No Zombie Cannibals
"The normal question, the first question is always; are these cannibals? No, they are not cannibals. Cannibalism in the true sense of the word implies an intraspecies activity. These creatures cannot be considered human. They prey on humans. They do not prey on each other, that's the difference!"So you're a zombie (sorry to hear that, by the way). You have your daily routine; shamble, moan, be always on the lookout for live human flesh. And when that flesh appears, you and every other zombie in a hundred-mile radius will converge on it in one enormous mass of undeath. But surely you're not satisfied with that, are you? There's not even close to enough to go around. One human divided among one hundred zombies is less than a meal. And yet... isn't there still human flesh all around you? After all, the zombies are "human", just a slightly hungrier type of human, and most of the capacity for reason is gone. You still have to eat. Meat is meat. So what's to stop this horde from feeding on itself? Ultimately, there is no reason; it just plain doesn't happen, and is left at that. We can only say for sure that there are No Zombie Cannibals. When The Virus creates zombies that are still technically alive, there's no perfectly sensible explanation. Additionally, no matter how ravenous, the zombies will cooperate, instead of fighting over the scraps. When it is addressed and sketchily justified, it's usually that zombies will only eat living flesh because undead flesh is "not nutritious" or otherwise appealing, The Virus gives them an instinctive sense to go only after uninfected, or that they're supernatural undead, and thus know not to eat each other and instead cooperate. You can certainly argue that rotting flesh wouldn't be terribly safe to eat, but that would bring up the question of why it can walk around in the first place. If they're the brain-eating sort, it's possible they've all been picked clean already. Savvy heroes can Pretend They're Dead in order to pass. A Zombie Infectee or Vampire Refugee may be able to pretend to be a zombie and get ignored. So ubiquitous it's probably better to list aversions, or explicit justifications. See also Gang Up on the Human, the Video Game AI version.
— Dr. Millard Rausch, Dawn of the Dead
open/close all folders
- The Marvel Zombies indicate that zombie flesh not only tastes horrible, but does nothing to satiate their hunger.
- Even alien zombie flesh doesn't help. But alien uninfected flesh is perfectly delicious.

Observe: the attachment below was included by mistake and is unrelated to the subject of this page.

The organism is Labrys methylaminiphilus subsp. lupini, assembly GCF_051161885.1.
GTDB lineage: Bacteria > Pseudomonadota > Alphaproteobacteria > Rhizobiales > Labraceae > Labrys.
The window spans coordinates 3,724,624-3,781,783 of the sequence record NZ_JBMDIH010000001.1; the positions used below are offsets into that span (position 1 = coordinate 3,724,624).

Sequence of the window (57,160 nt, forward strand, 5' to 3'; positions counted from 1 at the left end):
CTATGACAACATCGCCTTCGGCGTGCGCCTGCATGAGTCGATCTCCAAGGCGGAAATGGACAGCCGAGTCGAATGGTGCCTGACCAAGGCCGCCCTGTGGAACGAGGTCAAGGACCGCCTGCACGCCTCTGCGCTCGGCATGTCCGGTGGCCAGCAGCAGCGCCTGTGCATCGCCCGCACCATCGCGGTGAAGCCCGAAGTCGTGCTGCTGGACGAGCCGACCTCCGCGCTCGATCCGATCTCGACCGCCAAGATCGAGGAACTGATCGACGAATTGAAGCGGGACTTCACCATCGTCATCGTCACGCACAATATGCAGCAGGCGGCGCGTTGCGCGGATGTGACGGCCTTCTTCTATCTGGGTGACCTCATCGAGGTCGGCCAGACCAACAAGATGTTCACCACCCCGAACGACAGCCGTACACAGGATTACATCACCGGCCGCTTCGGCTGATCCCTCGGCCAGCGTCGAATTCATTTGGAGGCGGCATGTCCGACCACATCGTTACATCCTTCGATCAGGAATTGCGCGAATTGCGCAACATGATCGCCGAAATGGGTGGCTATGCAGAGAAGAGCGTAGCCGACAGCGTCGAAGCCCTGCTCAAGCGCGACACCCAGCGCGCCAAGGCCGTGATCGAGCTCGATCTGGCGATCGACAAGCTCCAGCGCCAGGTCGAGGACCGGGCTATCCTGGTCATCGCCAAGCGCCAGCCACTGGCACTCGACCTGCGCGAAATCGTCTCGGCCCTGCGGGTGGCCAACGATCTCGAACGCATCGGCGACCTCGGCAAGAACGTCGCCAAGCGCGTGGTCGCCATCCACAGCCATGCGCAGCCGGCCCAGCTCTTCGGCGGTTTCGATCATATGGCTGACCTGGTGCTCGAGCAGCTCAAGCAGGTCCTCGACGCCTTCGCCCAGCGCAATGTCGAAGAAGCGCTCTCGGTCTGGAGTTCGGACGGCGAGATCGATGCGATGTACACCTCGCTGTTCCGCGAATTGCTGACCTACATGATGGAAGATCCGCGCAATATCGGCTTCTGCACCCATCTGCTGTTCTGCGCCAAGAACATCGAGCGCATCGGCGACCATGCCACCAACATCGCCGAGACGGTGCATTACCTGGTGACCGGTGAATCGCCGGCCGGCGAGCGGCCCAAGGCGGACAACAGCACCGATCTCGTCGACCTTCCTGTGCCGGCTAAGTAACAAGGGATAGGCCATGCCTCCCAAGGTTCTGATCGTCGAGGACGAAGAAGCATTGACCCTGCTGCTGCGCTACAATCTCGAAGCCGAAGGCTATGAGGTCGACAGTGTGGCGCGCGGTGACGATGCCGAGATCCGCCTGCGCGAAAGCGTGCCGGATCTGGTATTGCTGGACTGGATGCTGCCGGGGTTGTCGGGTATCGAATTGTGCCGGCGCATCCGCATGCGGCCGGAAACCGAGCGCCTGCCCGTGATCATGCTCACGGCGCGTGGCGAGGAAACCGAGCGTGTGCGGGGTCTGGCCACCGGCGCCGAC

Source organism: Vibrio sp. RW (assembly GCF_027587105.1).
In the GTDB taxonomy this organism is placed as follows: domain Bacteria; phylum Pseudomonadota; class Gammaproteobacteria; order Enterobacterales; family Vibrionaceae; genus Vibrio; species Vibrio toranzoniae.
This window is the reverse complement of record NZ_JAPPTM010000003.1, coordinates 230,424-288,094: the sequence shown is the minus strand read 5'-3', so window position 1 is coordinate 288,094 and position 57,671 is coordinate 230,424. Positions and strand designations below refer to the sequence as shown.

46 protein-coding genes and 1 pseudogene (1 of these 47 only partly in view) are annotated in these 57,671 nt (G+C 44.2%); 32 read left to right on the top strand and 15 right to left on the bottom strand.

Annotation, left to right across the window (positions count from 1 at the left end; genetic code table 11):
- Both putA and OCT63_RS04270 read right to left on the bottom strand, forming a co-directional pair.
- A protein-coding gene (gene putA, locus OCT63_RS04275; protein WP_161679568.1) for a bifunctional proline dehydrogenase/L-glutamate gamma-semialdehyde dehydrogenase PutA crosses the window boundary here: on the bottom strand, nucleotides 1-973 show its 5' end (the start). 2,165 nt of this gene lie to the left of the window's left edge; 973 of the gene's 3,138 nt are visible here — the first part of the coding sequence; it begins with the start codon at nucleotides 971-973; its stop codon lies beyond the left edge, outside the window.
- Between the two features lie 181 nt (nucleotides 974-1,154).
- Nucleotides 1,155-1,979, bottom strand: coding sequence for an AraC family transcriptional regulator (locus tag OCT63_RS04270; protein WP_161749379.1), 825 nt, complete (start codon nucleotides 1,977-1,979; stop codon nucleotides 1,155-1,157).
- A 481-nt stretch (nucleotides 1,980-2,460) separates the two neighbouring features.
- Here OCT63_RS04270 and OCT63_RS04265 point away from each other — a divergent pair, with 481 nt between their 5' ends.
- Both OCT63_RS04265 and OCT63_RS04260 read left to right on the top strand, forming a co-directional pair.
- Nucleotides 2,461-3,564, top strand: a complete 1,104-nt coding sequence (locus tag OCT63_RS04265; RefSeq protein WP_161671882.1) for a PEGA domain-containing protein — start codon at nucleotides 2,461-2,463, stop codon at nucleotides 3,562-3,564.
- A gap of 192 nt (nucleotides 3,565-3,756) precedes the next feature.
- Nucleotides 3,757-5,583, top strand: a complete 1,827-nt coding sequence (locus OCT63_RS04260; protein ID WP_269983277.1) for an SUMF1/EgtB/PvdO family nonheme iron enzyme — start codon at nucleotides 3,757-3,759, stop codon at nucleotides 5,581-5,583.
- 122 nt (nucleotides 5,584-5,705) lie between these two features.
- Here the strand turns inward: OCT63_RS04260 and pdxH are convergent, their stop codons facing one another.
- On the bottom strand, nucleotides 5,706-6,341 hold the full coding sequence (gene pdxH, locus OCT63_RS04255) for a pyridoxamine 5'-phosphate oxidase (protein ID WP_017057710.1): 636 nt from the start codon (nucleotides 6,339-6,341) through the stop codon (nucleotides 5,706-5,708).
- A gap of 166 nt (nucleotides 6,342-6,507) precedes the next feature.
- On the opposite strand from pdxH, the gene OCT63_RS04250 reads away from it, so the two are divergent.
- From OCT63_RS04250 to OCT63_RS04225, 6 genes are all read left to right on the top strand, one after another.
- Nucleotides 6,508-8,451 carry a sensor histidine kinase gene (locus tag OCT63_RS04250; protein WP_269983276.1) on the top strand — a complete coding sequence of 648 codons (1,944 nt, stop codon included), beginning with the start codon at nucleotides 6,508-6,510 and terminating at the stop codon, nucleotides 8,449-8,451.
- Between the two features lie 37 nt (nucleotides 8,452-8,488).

- In Zombies vs. Robots vs. Amazons, the undead will eat each other when no available flesh is present.
- In The Walking Dead, the zombies distinguish between other zombies and live humans by smell. At one point, the Genre Savvy protagonists make use of this by slathering themselves with zombie guts in order to walk among them unmolested. They almost never do this again.
- In REC, all the 'zombies' are controlled by a demon, so it makes them cooperate and even hide. Weapons use was more limited though.
- In the Resident Evil movies, the manual states that zombies chew on the living because they hunger for life, rather than flesh. They last for decades before decaying, with food or without.
- In the tie-in graphic novels that bridge the gap between 28 Days Later and 28 Weeks Later, it's stated that the Infected don't attack each other because they all give off the same pheromone—i.e., they all smell the same to one another, whereas uninfected smell like ordinary people. One character who figures this out survives by finding a way to negate his natural human scent, and later draws a mob of Infected to attack a rival survivor by lobbing a bomb of perfume on him. Why exactly the pheromone stops the Infected attacking one another is never properly explained, though.
- The zombies in Return of the Living Dead exclusively attack the living because they're convinced that eating live brains can ease the pain of being undead.
- In The Zombie Survival Guide and World War Z it is mentioned that Solanum causes the flesh of the victim to become highly toxic. Naturally this does not harm other zombies, but may explain the lack of cannibalism if the toxic flesh smells different. In World War Z many people believe they have witnessed zombie-on-zombie attacks; it is revealed that the victims of these attacks were actually "Quislings", people suffering a mental breakdown caused by the Zombie Apocalypse who believe they are zombies themselves... while other people can mistake them for the undead, the real zombies are not fooled.